Oil paint is known as the medium of the masters and is the supreme painting media. Once you have tried oil paints with their individual textures and exquisite colors, even though you might stray into other media you are still likely to come back to oil paints again and again. Here are a few techniques that can be applied when using Oil paint.Read More
So far I have been demonstrating the painting of an Elephant on primed 16" x 20" canvas using Winsor and Newton oil paint.
I started in Step 1 with a charcoal sketch and monochrome under-painting. This formed the basic structure or skeleton of the painting.
In subsequent steps from step 2 to step 4, I carefully built up the painting with the application of thin layers of paint on one another after leaving each previous layer to dry.
In this step, I have continued to touch up the painting by enhancing the darkest areas (shadows) with a dark tone which isa mixture of Prussian blue and Burnt umber. I also used the same mixture to outline the creases and wrinkles on the trunk and legs.
I also added the grasses in the foreground. For this I used a size 0 round brush and a mixture of Sap green + Prussian blue for the darkest tones. For the lighter tones I used yellow ochre and a bit of cadmium yellow and painted it in while the paint was wet.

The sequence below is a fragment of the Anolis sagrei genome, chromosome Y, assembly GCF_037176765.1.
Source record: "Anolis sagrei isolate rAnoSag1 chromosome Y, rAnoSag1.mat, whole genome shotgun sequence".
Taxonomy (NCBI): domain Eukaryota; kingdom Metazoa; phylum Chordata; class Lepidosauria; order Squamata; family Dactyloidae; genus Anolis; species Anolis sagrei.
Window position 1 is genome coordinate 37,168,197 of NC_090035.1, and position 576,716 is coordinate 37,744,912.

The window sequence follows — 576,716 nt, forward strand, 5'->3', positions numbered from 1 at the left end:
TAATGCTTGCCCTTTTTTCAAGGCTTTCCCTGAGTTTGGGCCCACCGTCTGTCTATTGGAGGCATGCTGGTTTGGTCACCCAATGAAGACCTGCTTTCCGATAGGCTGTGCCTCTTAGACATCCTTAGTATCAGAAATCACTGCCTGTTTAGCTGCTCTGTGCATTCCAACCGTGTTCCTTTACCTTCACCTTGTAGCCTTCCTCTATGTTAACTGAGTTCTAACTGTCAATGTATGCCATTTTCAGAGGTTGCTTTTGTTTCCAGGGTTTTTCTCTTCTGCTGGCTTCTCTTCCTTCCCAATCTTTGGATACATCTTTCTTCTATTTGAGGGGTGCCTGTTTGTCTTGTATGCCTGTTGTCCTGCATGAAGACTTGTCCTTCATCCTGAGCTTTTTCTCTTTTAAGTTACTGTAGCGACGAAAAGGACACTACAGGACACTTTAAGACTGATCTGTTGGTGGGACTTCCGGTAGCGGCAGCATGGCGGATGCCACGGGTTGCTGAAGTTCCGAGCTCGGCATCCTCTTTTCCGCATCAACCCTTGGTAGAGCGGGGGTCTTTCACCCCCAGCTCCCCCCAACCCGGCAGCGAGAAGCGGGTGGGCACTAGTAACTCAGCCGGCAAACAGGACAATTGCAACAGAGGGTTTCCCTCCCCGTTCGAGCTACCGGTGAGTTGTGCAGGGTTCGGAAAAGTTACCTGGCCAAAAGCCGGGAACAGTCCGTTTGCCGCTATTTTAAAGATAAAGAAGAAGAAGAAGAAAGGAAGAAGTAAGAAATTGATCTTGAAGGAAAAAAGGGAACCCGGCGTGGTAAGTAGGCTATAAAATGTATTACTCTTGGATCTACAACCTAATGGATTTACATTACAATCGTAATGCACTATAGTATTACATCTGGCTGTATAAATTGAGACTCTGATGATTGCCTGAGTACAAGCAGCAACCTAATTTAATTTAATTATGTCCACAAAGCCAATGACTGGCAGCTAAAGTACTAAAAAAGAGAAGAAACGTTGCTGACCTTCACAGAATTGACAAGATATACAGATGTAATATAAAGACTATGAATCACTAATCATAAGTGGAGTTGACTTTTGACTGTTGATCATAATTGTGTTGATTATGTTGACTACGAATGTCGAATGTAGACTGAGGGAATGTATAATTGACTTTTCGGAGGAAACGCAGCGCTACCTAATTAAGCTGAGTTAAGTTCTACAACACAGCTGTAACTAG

For the grass in her mouth I used a mixture of raw sienna + Sap green and a bit of Titanium white.
There is a smoothness to the painting which is characteristic of glazing. This is quite unlike the alla prima technique I used to paint the African drummers.
The Alla prima technique is faster to use and the paint stays fresh with rich brushstrokes. Each technique has its beauty and they all produce awesome works of art.
Every artist has a signature style which often takes time to discover and entails trying out different styles on hundreds of paintings.
I try out different techniques and though over time I am inclining more to a particular technique; I still continue to explore
This Step 2 of the Oil Painting of an ElephantRead More